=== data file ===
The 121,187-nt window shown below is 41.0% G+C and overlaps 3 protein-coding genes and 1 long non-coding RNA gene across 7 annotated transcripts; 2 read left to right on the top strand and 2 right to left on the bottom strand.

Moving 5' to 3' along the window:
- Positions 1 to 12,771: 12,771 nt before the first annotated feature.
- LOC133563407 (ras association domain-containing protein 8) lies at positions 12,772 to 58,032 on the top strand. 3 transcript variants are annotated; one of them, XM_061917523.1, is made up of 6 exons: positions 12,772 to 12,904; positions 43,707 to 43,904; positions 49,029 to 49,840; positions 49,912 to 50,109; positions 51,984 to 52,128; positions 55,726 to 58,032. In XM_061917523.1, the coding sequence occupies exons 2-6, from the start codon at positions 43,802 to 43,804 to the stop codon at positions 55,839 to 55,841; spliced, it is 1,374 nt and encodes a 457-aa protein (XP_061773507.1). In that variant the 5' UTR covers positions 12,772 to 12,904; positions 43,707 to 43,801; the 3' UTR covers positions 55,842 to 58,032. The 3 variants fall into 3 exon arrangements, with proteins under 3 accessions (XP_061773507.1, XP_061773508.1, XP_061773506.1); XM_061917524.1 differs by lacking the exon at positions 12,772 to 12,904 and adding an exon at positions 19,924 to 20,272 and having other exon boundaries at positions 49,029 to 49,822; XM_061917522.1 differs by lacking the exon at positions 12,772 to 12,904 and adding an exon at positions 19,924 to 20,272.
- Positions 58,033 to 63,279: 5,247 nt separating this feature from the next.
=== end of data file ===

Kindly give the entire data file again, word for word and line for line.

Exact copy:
The 121,187-nt window shown below is 41.0% G+C and overlaps 3 protein-coding genes and 1 long non-coding RNA gene across 7 annotated transcripts; 2 read left to right on the top strand and 2 right to left on the bottom strand.

Moving 5' to 3' along the window:
- Positions 1 to 12,771: 12,771 nt before the first annotated feature.
- LOC133563407 (ras association domain-containing protein 8) lies at positions 12,772 to 58,032 on the top strand. 3 transcript variants are annotated; one of them, XM_061917523.1, is made up of 6 exons: positions 12,772 to 12,904; positions 43,707 to 43,904; positions 49,029 to 49,840; positions 49,912 to 50,109; positions 51,984 to 52,128; positions 55,726 to 58,032. In XM_061917523.1, the coding sequence occupies exons 2-6, from the start codon at positions 43,802 to 43,804 to the stop codon at positions 55,839 to 55,841; spliced, it is 1,374 nt and encodes a 457-aa protein (XP_061773507.1). In that variant the 5' UTR covers positions 12,772 to 12,904; positions 43,707 to 43,801; the 3' UTR covers positions 55,842 to 58,032. The 3 variants fall into 3 exon arrangements, with proteins under 3 accessions (XP_061773507.1, XP_061773508.1, XP_061773506.1); XM_061917524.1 differs by lacking the exon at positions 12,772 to 12,904 and adding an exon at positions 19,924 to 20,272 and having other exon boundaries at positions 49,029 to 49,822; XM_061917522.1 differs by lacking the exon at positions 12,772 to 12,904 and adding an exon at positions 19,924 to 20,272.
- Positions 58,033 to 63,279: 5,247 nt separating this feature from the next.